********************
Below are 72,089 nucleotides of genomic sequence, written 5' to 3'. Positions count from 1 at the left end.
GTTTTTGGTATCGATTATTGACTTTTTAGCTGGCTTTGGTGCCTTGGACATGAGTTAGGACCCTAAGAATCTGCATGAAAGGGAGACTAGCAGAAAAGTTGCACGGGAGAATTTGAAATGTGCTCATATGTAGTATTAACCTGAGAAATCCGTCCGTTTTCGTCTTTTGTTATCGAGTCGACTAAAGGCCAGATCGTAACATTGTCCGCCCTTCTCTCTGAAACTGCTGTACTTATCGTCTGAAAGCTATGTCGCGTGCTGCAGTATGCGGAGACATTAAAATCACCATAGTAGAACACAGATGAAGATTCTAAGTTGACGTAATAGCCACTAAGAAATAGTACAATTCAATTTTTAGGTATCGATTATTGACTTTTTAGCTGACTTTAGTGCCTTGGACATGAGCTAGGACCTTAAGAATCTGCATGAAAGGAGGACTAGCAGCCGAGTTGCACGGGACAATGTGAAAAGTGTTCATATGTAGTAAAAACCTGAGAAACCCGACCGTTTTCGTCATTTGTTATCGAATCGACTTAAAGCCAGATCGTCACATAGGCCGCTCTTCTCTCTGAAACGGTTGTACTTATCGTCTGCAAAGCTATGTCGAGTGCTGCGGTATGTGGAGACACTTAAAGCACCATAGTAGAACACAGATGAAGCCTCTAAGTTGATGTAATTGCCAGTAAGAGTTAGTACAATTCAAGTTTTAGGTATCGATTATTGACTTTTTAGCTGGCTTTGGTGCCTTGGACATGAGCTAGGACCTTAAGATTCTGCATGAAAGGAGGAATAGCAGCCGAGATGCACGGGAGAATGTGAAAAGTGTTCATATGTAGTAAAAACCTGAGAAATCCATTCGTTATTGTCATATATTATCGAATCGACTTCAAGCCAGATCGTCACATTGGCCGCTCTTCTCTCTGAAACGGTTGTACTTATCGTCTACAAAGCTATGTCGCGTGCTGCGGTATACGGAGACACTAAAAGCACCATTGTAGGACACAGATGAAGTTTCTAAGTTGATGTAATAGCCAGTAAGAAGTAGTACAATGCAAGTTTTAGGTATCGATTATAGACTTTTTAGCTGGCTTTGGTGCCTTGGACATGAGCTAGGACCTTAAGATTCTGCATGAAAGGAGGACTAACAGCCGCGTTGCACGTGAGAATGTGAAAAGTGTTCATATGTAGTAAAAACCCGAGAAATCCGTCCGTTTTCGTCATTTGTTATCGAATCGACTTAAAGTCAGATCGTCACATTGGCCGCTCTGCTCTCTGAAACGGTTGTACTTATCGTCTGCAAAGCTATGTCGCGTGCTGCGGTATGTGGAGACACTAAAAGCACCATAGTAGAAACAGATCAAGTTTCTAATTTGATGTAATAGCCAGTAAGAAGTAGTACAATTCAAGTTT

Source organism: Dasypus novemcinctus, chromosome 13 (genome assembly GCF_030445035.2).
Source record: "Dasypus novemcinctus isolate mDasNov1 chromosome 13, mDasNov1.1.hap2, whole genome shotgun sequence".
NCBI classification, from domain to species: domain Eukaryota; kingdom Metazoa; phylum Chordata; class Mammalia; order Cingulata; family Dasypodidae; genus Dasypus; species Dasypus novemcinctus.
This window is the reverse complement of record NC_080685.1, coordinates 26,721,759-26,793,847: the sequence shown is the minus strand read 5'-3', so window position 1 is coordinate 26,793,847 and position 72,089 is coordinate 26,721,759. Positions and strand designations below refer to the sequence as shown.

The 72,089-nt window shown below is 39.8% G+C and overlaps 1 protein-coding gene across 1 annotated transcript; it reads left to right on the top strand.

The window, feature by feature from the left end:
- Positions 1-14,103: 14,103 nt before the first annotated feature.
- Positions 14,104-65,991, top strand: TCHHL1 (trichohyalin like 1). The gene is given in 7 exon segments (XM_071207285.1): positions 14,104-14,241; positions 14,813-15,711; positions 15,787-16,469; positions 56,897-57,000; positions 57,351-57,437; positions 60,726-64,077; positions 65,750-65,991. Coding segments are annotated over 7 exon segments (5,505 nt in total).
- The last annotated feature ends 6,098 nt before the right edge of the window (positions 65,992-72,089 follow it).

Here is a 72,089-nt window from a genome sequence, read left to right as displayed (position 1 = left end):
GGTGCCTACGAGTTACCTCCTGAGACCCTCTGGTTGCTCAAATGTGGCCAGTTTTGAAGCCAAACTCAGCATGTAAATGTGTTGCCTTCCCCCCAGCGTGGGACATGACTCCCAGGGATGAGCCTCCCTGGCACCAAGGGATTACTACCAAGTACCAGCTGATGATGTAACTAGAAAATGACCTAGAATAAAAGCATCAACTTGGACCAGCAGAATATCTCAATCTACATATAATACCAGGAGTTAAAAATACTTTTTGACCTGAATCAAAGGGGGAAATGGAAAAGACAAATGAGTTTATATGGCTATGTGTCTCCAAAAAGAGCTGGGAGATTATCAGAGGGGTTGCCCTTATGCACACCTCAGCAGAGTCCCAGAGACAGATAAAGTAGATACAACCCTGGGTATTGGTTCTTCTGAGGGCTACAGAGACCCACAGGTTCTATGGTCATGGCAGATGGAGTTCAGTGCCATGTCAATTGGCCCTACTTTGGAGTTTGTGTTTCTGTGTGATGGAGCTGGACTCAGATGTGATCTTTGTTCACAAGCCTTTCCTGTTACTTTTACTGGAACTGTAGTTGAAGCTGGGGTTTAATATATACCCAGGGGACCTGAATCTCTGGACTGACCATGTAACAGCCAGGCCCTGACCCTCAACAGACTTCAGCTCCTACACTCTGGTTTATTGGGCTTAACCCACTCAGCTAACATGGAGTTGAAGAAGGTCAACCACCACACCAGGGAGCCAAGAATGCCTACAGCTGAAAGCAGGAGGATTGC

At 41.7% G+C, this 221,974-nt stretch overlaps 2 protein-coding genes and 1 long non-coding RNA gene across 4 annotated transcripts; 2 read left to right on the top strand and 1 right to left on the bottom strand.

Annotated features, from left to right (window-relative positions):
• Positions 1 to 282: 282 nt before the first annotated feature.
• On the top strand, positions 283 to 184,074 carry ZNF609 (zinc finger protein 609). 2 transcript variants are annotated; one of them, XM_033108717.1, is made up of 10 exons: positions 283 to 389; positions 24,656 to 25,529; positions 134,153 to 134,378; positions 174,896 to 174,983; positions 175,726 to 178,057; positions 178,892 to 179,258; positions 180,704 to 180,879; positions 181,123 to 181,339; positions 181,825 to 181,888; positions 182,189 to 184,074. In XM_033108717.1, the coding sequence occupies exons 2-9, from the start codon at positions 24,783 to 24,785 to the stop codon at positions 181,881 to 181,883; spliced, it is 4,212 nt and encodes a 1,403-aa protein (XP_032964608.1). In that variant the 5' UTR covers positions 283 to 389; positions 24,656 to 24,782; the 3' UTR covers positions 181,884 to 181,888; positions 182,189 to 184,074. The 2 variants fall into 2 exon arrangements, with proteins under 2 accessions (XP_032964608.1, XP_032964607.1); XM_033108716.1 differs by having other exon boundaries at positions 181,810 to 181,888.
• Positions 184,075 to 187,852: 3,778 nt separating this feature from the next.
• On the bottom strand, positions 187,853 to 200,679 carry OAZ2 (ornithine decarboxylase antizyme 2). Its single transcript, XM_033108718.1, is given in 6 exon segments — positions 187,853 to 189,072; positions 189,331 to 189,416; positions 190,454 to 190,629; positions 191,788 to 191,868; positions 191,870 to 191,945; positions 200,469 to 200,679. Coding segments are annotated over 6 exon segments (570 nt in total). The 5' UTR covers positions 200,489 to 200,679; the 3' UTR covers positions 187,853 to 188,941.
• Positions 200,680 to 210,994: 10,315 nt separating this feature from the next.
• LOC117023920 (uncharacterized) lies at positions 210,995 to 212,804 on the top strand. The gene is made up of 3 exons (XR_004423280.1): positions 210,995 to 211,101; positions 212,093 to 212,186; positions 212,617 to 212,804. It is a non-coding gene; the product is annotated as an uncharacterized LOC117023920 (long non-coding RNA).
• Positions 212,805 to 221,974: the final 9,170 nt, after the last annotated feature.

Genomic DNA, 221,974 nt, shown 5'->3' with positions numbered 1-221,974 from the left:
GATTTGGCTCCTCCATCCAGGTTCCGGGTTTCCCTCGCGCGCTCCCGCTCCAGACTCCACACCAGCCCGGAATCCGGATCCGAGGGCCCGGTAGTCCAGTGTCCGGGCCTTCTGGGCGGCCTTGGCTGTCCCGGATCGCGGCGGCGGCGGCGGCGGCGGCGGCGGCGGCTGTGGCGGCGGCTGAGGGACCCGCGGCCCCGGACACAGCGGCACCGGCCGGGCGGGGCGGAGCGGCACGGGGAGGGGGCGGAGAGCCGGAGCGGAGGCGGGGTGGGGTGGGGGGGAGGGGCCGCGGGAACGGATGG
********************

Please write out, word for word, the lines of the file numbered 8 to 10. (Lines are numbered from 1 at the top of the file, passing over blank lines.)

The window, feature by feature from the left end:
- Positions 1-14,103: 14,103 nt before the first annotated feature.
- Positions 14,104-65,991, top strand: TCHHL1 (trichohyalin like 1). The gene is given in 7 exon segments (XM_071207285.1): positions 14,104-14,241; positions 14,813-15,711; positions 15,787-16,469; positions 56,897-57,000; positions 57,351-57,437; positions 60,726-64,077; positions 65,750-65,991. Coding segments are annotated over 7 exon segments (5,505 nt in total).